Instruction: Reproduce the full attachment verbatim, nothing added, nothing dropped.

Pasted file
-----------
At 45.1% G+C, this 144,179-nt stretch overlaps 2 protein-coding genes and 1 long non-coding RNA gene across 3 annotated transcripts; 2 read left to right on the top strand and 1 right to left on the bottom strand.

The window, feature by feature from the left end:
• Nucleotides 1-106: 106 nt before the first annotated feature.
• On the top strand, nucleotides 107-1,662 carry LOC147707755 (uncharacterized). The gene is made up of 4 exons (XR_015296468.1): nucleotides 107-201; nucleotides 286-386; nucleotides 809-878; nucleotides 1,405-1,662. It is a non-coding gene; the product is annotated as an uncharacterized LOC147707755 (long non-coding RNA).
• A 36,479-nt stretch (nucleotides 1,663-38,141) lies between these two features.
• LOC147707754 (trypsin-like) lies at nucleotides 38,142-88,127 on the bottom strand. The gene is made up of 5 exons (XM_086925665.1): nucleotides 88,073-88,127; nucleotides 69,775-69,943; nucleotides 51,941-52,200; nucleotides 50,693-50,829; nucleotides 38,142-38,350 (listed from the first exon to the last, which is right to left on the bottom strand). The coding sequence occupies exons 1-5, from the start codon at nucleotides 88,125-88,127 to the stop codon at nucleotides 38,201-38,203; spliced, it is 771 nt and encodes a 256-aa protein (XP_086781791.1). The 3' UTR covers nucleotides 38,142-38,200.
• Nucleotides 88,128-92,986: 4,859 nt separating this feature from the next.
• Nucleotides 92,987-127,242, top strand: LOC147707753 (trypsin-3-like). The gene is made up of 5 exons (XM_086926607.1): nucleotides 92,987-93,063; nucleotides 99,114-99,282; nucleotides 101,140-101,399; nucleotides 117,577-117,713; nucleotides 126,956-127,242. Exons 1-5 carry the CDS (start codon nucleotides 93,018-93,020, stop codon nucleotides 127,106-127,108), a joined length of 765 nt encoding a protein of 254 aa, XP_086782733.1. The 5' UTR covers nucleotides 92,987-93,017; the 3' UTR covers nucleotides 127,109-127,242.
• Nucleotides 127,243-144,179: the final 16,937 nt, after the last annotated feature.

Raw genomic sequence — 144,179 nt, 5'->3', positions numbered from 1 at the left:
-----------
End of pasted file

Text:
At 45.1% G+C, this 144,179-nt stretch overlaps 2 protein-coding genes and 1 long non-coding RNA gene across 3 annotated transcripts; 2 read left to right on the top strand and 1 right to left on the bottom strand.

The window, feature by feature from the left end:
• Nucleotides 1-106: 106 nt before the first annotated feature.
• On the top strand, nucleotides 107-1,662 carry LOC147707755 (uncharacterized). The gene is made up of 4 exons (XR_015296468.1): nucleotides 107-201; nucleotides 286-386; nucleotides 809-878; nucleotides 1,405-1,662. It is a non-coding gene; the product is annotated as an uncharacterized LOC147707755 (long non-coding RNA).
• A 36,479-nt stretch (nucleotides 1,663-38,141) lies between these two features.
• LOC147707754 (trypsin-like) lies at nucleotides 38,142-88,127 on the bottom strand. The gene is made up of 5 exons (XM_086925665.1): nucleotides 88,073-88,127; nucleotides 69,775-69,943; nucleotides 51,941-52,200; nucleotides 50,693-50,829; nucleotides 38,142-38,350 (listed from the first exon to the last, which is right to left on the bottom strand). The coding sequence occupies exons 1-5, from the start codon at nucleotides 88,125-88,127 to the stop codon at nucleotides 38,201-38,203; spliced, it is 771 nt and encodes a 256-aa protein (XP_086781791.1). The 3' UTR covers nucleotides 38,142-38,200.
• Nucleotides 88,128-92,986: 4,859 nt separating this feature from the next.
• Nucleotides 92,987-127,242, top strand: LOC147707753 (trypsin-3-like). The gene is made up of 5 exons (XM_086926607.1): nucleotides 92,987-93,063; nucleotides 99,114-99,282; nucleotides 101,140-101,399; nucleotides 117,577-117,713; nucleotides 126,956-127,242. Exons 1-5 carry the CDS (start codon nucleotides 93,018-93,020, stop codon nucleotides 127,106-127,108), a joined length of 765 nt encoding a protein of 254 aa, XP_086782733.1. The 5' UTR covers nucleotides 92,987-93,017; the 3' UTR covers nucleotides 127,109-127,242.
• Nucleotides 127,243-144,179: the final 16,937 nt, after the last annotated feature.

Raw genomic sequence — 144,179 nt, 5'->3', positions numbered from 1 at the left: